Owners of seaside DeBourdieu colony can keep sandbags for research, according to DHEC board rules | News SC Climate and Environment

COLOMBIA – SC’s Ministry of Health and Environmental Control decided on the night of January 13 that the owners of DeBourdieu Colony could keep the sandbags they placed on an eroding beach without state permission. .

Bags have been on the sand in the gated community in Georgetown County, behind a degrading wooden partition, since the fall of 2020. The owners of four homes with the bags did not obtain emergency permits from DHEC for the To keep. These properties then became part of a research proposal by Professor Paul Gayes of Coastal Carolina University to study how sand dunes with bags filled inside would behave over time.

The council voted 3-2 to allow the research, provided it did not affect DHEC’s still-ongoing investigation into the legality of the sandbag placement. But the council also stipulated that at the end of this investigation, DHEC could not order the owners to remove the bags.

“This decision was not taken lightly. It affects the South Carolina coast,” said interim board chair Seema Shrivastava-Patel, who did not vote. “We also have confidence in our staff.”

The owners argued through three attorneys, including state senator Stephen Goldfinch, to keep the bags in place. The hope is that they will be covered as a beach restoration project will spit 650,000 cubic meters of reclaimed sand onto the beach this year.

This conflicts with existing national regulations, DHEC staff said, which specify that sandbags are only a temporary solution on the beach in an emergency and cannot be permanently installed and covered. sand.

The board eventually agreed with the owners’ legal team, who requested the hearing after staff rejected Gayes’ search proposal. However, the Board’s decision could now be appealed by an interested party to the SC Administrative Law Tribunal.

The Coastal Conservation League, which has been the ALC’s caller in many other similar cases, “is considering next steps,” said Emily Cedzo, who works on coastal policy for the group.

“I don’t know how it works to turn an application problem into a research project,” Cedzo said. “I don’t know if it’s been done before.”

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Gayes, who directs Coastal Carolina’s Burroughs & Chapin Center for Marine and Wetland Studies, told the board that increasing disasters were putting pressure on beaches across the state and restoring Debidue Beach was not not guaranteed to last long. He said the sandbags now on the beach are a “vehicle of opportunity” to explore a new direction in beach management. (The community is “DeBourdieu Colony”, but the beach and island are spelled differently: “Debidue Beach” and “Debidue Island”.)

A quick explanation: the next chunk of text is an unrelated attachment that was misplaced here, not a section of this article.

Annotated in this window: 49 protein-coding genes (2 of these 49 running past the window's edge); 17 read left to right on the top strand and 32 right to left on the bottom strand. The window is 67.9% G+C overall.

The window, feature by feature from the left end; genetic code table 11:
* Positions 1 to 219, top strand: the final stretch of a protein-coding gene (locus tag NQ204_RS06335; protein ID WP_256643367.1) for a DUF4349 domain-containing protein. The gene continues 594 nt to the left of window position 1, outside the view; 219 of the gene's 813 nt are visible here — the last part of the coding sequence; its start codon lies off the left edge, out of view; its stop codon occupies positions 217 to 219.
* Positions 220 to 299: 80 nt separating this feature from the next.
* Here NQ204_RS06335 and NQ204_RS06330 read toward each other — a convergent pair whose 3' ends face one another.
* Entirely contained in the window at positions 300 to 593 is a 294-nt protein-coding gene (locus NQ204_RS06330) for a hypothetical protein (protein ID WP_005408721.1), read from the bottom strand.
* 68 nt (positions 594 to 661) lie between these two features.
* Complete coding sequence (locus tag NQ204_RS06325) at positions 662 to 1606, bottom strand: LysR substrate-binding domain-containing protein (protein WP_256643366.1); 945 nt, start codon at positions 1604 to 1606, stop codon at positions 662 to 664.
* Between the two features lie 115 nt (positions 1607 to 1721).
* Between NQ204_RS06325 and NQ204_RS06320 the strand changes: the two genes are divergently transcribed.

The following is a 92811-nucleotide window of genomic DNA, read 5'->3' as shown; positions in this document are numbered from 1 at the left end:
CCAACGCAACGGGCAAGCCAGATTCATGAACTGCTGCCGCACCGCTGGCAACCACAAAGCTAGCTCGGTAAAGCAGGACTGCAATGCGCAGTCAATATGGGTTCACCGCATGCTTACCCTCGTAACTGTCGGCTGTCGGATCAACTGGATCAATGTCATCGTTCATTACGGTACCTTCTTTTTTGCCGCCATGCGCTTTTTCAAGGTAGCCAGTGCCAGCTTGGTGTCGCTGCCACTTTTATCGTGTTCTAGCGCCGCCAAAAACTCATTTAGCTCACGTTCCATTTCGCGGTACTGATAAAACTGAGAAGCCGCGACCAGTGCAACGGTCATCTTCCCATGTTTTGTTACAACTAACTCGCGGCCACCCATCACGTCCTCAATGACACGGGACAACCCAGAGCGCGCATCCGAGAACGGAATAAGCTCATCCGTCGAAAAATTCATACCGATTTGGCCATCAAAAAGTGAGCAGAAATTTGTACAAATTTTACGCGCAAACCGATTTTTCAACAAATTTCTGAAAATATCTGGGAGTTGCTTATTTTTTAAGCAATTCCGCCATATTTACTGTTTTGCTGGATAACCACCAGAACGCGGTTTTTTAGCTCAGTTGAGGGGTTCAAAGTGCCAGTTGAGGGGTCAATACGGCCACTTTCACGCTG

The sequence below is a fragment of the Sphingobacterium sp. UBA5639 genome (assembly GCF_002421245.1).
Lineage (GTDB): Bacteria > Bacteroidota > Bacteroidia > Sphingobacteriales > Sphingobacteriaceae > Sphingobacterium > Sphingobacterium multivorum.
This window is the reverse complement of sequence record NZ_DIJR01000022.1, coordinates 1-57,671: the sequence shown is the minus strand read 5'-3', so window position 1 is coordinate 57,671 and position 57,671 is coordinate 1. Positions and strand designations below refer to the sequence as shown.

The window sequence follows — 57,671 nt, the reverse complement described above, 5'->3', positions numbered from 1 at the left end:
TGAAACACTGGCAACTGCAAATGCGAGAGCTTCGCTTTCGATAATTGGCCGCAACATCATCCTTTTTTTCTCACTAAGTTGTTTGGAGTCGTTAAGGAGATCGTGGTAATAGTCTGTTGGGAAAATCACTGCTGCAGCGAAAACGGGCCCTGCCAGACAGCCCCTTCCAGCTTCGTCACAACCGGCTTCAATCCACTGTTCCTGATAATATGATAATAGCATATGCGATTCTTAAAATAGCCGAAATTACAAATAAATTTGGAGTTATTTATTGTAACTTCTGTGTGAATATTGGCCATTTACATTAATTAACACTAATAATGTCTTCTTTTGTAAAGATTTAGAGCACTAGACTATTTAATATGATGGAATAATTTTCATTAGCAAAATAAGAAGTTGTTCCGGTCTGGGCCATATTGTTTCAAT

For years, beachfront property owners and state regulators have played cat-and-mouse over what can be placed on an eroding beach to prevent rising seas from assaulting nearby homes. Dykes and bulkheads are explicitly prohibited because ricocheting waves carry sand away from shore as they bounce off structures.

DHEC staff argued on January 13 that the effects of the sandbags were similar with Blair Williams, a permits officer in the agency’s coastal office, saying there was “little scientific knowledge to acquire” by the study. Gayes disputed this claim.

But in many cases, like the wooden wall that also sits on Debidue, the shielding was already in place before South Carolina’s levee ban was enacted decades ago.

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Has Debidue’s bulkhead replacement been a recurring issue, with potentially statewide implications. A special exception to allow the wall to be rebuilt was quietly added to a state bill in 2019 shortly before it was sent to Governor Henry McMaster, who ultimately rejected the bill, saying that the special community exception was inappropriate, and lawmakers upheld that veto. .

At the same time, South Carolina’s centerpiece, the Beachfront Management Act, has changed dramatically in recent years, with a 2018 revision that moved the state from a beach “retreat” policy to a policy of “preservation” of the beach.

This new policy direction emerged several times during the council hearing as Goldfinch, simultaneously citing the concerns of his senatorial district and advocating for the DeBourdieu owners, claimed that the DHEC had failed to produce new regulations. that would correspond to the intention of the legislators.

Williams argued the agency made changes to other coastal regulations after the 2018 review, including in the regulatory lines that determine where beachfront construction can take place.

Goldfinch later replied, “I don’t mean in any way to be complacent in saying this, but I do not appreciate having a staff member tell me what the legislative intent of the law was.”

Contact Chloe Johnson at 843-735-9985. Follow her on Twitter @_ChloeAJ.

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